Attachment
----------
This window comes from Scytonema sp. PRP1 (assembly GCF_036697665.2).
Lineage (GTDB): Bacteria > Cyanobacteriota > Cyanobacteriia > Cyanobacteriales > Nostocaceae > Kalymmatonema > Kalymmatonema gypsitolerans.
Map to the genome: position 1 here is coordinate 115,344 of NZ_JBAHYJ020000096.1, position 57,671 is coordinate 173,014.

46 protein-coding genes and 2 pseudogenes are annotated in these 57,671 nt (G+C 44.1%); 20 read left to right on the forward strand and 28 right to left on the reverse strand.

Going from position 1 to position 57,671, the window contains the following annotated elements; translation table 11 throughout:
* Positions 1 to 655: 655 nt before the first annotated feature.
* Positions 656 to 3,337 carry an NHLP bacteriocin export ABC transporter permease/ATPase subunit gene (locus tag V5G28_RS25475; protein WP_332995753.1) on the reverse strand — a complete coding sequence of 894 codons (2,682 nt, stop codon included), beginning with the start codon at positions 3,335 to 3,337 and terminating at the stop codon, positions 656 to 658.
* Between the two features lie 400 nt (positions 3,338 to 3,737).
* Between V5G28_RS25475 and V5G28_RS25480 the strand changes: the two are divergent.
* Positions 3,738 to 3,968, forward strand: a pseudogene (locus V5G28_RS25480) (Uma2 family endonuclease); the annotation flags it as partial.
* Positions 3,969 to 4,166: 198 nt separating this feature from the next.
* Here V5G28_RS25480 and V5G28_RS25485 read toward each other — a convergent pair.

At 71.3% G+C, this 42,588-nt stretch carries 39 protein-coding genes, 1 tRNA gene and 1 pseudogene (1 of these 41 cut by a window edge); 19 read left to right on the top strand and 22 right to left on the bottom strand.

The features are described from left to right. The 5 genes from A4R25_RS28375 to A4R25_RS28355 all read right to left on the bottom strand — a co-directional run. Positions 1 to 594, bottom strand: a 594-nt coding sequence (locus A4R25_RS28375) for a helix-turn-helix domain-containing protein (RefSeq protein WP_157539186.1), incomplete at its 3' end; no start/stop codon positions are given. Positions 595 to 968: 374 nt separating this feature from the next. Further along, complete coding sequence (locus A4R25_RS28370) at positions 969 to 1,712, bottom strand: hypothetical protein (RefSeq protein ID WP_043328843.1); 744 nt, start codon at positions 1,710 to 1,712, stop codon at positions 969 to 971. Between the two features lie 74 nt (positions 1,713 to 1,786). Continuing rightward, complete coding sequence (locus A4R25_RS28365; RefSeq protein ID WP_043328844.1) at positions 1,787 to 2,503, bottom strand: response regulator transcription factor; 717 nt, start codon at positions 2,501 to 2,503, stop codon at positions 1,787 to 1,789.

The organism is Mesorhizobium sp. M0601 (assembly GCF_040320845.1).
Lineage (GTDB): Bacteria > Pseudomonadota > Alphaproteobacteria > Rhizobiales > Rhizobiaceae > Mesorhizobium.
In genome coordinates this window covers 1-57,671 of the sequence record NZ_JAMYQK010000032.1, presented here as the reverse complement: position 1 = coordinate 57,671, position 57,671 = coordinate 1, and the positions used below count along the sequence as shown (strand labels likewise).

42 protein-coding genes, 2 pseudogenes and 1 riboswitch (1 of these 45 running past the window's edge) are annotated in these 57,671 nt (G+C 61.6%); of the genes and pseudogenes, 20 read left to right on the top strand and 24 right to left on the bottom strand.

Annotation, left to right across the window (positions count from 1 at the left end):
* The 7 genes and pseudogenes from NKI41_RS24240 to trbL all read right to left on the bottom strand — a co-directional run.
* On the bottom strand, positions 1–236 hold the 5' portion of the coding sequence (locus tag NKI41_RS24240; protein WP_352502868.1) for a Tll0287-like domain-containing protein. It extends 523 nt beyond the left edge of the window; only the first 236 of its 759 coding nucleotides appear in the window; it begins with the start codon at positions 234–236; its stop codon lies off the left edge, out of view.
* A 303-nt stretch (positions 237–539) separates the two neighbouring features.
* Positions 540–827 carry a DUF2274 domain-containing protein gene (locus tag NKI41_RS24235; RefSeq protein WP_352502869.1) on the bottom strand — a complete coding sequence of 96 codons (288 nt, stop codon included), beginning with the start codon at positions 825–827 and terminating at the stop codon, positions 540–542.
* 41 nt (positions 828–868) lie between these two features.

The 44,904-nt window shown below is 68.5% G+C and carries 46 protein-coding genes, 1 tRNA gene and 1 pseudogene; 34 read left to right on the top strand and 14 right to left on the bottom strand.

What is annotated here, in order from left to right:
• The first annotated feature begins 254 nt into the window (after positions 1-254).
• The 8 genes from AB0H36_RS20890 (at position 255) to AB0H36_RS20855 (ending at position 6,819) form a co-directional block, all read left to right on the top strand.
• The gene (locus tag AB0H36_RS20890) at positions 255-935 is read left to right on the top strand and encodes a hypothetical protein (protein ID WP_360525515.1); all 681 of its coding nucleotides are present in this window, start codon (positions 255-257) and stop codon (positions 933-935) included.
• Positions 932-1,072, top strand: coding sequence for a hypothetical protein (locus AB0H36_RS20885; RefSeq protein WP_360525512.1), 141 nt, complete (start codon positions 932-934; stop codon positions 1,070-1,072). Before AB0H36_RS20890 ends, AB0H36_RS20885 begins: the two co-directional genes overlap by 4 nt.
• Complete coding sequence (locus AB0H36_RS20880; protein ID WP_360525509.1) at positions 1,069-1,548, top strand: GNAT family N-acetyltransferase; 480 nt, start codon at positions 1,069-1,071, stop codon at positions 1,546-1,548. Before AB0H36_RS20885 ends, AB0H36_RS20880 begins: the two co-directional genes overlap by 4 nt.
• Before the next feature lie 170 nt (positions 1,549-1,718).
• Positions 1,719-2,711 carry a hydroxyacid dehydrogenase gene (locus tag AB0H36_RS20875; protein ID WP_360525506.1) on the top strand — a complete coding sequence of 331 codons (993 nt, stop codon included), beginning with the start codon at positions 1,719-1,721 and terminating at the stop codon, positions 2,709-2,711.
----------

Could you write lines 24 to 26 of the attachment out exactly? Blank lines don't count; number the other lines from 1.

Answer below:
* 41 nt (positions 828–868) lie between these two features.

The 44,904-nt window shown below is 68.5% G+C and carries 46 protein-coding genes, 1 tRNA gene and 1 pseudogene; 34 read left to right on the top strand and 14 right to left on the bottom strand.

What is annotated here, in order from left to right: